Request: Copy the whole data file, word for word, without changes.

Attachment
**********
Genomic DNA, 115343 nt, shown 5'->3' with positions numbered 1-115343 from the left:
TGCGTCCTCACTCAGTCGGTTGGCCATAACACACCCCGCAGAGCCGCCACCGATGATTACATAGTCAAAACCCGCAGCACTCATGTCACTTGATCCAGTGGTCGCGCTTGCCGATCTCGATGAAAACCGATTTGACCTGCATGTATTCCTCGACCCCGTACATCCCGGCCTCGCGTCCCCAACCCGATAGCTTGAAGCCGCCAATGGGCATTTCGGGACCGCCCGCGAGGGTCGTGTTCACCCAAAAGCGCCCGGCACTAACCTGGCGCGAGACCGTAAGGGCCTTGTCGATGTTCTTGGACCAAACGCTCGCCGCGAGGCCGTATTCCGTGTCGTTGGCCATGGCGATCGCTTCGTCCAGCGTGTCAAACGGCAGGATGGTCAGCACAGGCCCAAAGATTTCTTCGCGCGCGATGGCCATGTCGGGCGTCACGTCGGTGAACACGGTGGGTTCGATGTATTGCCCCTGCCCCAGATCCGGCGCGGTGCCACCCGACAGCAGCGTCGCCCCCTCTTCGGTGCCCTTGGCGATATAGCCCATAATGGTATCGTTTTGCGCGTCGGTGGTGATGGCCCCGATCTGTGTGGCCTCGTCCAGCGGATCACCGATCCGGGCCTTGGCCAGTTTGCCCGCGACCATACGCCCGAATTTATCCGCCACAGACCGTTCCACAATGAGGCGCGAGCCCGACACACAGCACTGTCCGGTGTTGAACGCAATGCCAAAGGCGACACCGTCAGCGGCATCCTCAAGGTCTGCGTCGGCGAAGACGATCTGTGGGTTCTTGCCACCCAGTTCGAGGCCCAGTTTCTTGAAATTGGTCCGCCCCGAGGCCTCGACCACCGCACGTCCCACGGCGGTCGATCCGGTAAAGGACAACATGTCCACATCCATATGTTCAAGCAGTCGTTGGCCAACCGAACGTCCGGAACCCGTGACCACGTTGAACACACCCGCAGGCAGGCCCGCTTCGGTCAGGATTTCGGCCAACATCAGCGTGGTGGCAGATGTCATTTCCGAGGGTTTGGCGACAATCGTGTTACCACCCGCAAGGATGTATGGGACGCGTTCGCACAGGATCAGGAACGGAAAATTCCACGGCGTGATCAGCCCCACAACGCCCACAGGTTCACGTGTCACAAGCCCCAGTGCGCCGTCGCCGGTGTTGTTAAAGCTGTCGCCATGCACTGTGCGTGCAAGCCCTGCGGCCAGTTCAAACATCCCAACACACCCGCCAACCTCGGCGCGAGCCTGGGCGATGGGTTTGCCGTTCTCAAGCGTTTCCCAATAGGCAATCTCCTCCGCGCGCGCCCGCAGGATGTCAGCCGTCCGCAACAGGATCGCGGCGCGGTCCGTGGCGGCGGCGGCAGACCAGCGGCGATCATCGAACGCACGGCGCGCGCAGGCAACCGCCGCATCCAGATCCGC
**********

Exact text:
Genomic DNA, 115343 nt, shown 5'->3' with positions numbered 1-115343 from the left:
TGCGTCCTCACTCAGTCGGTTGGCCATAACACACCCCGCAGAGCCGCCACCGATGATTACATAGTCAAAACCCGCAGCACTCATGTCACTTGATCCAGTGGTCGCGCTTGCCGATCTCGATGAAAACCGATTTGACCTGCATGTATTCCTCGACCCCGTACATCCCGGCCTCGCGTCCCCAACCCGATAGCTTGAAGCCGCCAATGGGCATTTCGGGACCGCCCGCGAGGGTCGTGTTCACCCAAAAGCGCCCGGCACTAACCTGGCGCGAGACCGTAAGGGCCTTGTCGATGTTCTTGGACCAAACGCTCGCCGCGAGGCCGTATTCCGTGTCGTTGGCCATGGCGATCGCTTCGTCCAGCGTGTCAAACGGCAGGATGGTCAGCACAGGCCCAAAGATTTCTTCGCGCGCGATGGCCATGTCGGGCGTCACGTCGGTGAACACGGTGGGTTCGATGTATTGCCCCTGCCCCAGATCCGGCGCGGTGCCACCCGACAGCAGCGTCGCCCCCTCTTCGGTGCCCTTGGCGATATAGCCCATAATGGTATCGTTTTGCGCGTCGGTGGTGATGGCCCCGATCTGTGTGGCCTCGTCCAGCGGATCACCGATCCGGGCCTTGGCCAGTTTGCCCGCGACCATACGCCCGAATTTATCCGCCACAGACCGTTCCACAATGAGGCGCGAGCCCGACACACAGCACTGTCCGGTGTTGAACGCAATGCCAAAGGCGACACCGTCAGCGGCATCCTCAAGGTCTGCGTCGGCGAAGACGATCTGTGGGTTCTTGCCACCCAGTTCGAGGCCCAGTTTCTTGAAATTGGTCCGCCCCGAGGCCTCGACCACCGCACGTCCCACGGCGGTCGATCCGGTAAAGGACAACATGTCCACATCCATATGTTCAAGCAGTCGTTGGCCAACCGAACGTCCGGAACCCGTGACCACGTTGAACACACCCGCAGGCAGGCCCGCTTCGGTCAGGATTTCGGCCAACATCAGCGTGGTGGCAGATGTCATTTCCGAGGGTTTGGCGACAATCGTGTTACCACCCGCAAGGATGTATGGGACGCGTTCGCACAGGATCAGGAACGGAAAATTCCACGGCGTGATCAGCCCCACAACGCCCACAGGTTCACGTGTCACAAGCCCCAGTGCGCCGTCGCCGGTGTTGTTAAAGCTGTCGCCATGCACTGTGCGTGCAAGCCCTGCGGCCAGTTCAAACATCCCAACACACCCGCCAACCTCGGCGCGAGCCTGGGCGATGGGTTTGCCGTTCTCAAGCGTTTCCCAATAGGCAATCTCCTCCGCGCGCGCCCGCAGGATGTCAGCCGTCCGCAACAGGATCGCGGCGCGGTCCGTGGCGGCGGCGGCAGACCAGCGGCGATCATCGAACGCACGGCGCGCGCAGGCAACCGCCGCATCCAGATCCGC